Chapters 13-17 make parallel applications to income inequality, financial crises, climate change, population growth, and democratic institutions.
While the book may set out on a scholarly mission to unscramble a logical mess at the foundations of economics and ethics, instead it ends up being about plain old partisan politics. An eleven-page epilogue offers a solution to the problematic status quo. It is a rally cry for a class-based, radical shift of public policies back to the progressive Left, achieved by "jerking the Democratic Party sharply leftwards to focus on those issues that cost Hillary Clinton the 2016 election" (311). A "programme of reform" to "fight back" is guided by three "key steps." First is an ethical compass, as argued in chapter 11, as I have emphasized above. Second is an agenda for the development of better employment measures, most of which the Bureau of Labor Statistics already is producing. And third is a political agenda to enact a range of progressive reform ideas. Specific proposals that follow are: heavy increases in estate, wealth, and income taxes; an adequate basic income guarantee (which "as long as capitalism powers the economy ... will hardly approach the charge of 'luxury'" ); secure jobs of adequate pay for the working and middle classes; increased voice for organized labor in the Democratic Party; and more public spending on education. And while economic and political elites will resist the agenda, the "unexpectedly strong appeal of Bernie Sanders during the 2016 presidential primaries points up the potential for broad mobilization in this direction" (312). After three hundred pages of scholarly windup, this book ends up delivering partisan support for farther left versions of Sanders and Clinton.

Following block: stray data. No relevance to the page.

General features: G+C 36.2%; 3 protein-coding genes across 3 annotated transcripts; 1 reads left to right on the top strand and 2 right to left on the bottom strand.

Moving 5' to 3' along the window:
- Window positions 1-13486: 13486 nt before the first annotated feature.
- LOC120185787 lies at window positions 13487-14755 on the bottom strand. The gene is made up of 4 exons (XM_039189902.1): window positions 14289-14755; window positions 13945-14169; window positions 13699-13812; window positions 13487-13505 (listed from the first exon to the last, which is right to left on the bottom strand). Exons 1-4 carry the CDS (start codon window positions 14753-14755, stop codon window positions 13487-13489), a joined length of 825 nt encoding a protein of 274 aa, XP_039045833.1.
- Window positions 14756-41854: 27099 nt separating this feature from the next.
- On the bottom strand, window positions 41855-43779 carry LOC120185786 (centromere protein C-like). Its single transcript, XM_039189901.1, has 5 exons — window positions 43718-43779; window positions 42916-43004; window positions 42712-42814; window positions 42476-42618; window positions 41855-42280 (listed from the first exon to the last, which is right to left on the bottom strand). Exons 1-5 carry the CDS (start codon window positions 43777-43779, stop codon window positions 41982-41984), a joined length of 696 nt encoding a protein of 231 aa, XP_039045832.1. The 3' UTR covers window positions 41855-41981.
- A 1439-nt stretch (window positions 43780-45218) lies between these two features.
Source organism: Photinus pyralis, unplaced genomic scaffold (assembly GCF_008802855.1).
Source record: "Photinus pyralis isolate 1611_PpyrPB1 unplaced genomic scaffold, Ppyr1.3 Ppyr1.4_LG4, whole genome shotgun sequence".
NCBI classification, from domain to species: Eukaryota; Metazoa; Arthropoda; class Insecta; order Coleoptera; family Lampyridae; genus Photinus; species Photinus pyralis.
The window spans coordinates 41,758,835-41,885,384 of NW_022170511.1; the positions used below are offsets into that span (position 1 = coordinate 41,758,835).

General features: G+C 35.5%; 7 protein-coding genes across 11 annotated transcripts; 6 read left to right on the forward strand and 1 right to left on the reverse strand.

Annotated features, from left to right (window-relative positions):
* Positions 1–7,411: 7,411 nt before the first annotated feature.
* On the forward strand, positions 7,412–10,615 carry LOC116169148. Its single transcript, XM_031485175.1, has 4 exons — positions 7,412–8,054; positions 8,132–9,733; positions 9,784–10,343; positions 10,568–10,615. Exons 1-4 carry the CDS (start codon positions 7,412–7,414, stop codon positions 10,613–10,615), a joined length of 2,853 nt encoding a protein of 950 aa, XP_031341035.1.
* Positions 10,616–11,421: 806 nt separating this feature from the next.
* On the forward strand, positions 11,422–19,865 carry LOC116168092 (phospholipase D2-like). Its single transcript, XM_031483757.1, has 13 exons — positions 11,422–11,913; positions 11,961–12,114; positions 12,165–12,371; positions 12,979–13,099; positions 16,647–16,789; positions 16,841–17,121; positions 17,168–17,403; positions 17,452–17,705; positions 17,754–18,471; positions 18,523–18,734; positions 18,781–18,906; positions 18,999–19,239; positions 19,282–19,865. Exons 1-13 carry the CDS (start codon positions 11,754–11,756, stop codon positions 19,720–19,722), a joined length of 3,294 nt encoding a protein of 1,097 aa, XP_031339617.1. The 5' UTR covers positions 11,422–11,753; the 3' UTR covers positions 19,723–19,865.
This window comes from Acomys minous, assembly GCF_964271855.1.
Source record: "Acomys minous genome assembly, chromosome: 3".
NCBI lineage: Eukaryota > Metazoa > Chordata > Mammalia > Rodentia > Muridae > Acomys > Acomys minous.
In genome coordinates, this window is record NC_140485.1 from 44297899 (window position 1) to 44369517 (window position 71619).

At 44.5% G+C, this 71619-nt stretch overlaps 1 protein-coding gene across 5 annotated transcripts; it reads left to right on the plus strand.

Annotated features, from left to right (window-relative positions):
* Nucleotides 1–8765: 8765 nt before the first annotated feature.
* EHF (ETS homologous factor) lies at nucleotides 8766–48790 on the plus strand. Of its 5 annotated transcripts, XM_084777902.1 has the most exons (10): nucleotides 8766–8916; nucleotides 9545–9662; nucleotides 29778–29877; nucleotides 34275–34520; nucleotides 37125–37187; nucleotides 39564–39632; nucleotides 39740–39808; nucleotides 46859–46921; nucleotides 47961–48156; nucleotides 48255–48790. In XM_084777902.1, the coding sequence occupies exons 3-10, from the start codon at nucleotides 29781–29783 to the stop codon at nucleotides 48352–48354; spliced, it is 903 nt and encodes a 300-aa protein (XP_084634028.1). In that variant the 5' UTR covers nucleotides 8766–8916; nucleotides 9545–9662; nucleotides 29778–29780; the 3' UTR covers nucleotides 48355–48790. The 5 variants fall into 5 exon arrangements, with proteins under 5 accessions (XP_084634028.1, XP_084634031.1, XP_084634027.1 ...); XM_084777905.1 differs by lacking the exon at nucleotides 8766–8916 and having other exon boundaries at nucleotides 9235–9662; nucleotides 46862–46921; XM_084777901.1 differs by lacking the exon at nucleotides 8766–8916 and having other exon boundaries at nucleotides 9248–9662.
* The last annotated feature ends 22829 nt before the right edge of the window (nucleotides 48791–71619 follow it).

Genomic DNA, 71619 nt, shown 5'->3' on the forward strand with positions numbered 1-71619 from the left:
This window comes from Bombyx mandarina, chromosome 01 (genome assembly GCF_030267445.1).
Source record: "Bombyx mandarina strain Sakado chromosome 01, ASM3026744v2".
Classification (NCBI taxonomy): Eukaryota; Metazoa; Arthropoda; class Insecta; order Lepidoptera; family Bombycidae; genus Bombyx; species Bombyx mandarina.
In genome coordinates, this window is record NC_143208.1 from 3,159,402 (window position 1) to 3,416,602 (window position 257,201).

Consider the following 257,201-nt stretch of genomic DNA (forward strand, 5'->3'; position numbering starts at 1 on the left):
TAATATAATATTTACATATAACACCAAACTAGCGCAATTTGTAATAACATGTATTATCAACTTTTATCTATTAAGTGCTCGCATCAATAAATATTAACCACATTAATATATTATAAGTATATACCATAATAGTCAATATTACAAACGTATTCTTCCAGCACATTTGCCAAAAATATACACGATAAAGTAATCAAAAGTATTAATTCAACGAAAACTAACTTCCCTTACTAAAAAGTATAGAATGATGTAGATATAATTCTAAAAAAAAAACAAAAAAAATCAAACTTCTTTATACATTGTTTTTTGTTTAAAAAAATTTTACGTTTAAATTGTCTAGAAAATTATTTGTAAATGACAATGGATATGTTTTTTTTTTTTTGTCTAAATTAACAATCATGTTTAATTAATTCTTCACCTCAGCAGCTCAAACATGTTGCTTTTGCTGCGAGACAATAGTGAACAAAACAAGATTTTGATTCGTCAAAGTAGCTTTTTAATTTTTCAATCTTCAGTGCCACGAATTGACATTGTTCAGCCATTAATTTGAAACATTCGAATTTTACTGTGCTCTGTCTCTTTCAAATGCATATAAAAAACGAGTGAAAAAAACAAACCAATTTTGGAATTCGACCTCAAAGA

The scholarly windup itself is based on a grave error. It does not require defense of the neoliberal hegemony, free-market economics, or the politics of the radical Right, to see this. The argument is that modern welfare economics has supplied intellectual cover for a radical shift to the right of public policies for over forty years. But the fact is. some of the twentieth century's most prominent orthodox economists were both pioneers and proponents of Paretian efficiency and its use as a policy tool. The concepts of public goods, externalities, and other sources of market failure come directly out of neoclassical welfare economics, and many prominent neoclassical economists became well known over their careers as advocates of a greater scope for and size of government, for example Paul Samuelson and Joseph Stiglitz. It is true that many free-market economists, from Milton Friedman to Gary Becker and others, were themselves neoclassical economists. But many more prominent free-market economists of the twentieth century explicitly rejected the Paretian welfare standard as a basis for their work, and especially rejected it as an acceptable guide to policy, including Ludwig von Mises. F. A. Hayek, James Buchanan, Ronald Coase, Douglass North, Barry Weingast, Deirdre McCloskey, and more. All these free-market economists make methodological arguments for eschewing optimal policy, and each argues for a larger role of ethics in policy decisions. This book ignores this or pretends otherwise.
And finally, the underlying analysis is not really drawn upon to support the partisan policy conclusions. Key step one outlined above is just a restatement of the problem, and key step two calls for things already being done. After a page of that, a torrent of conventional, class-based, progressive policy agenda follows. The consequentialist framework of chapter 11, the book's analytical contribution, occupies just fifteen pages. Overall this book raises serious and important questions for the roles of ethics and economics in public policy, but its treatment of economics is slanted, and its eventual thrust is more about advancing left-wing power than improving ethics and economics.
--Edward J. Lopez (email: firstname.lastname@example.org)
Western Carolina University, Cullowhee, North Carolina
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|Author:||Lopez, Edward J.|
|Publication:||Journal of Markets & Morality|
|Article Type:||Book review|
|Date:||Sep 22, 2018|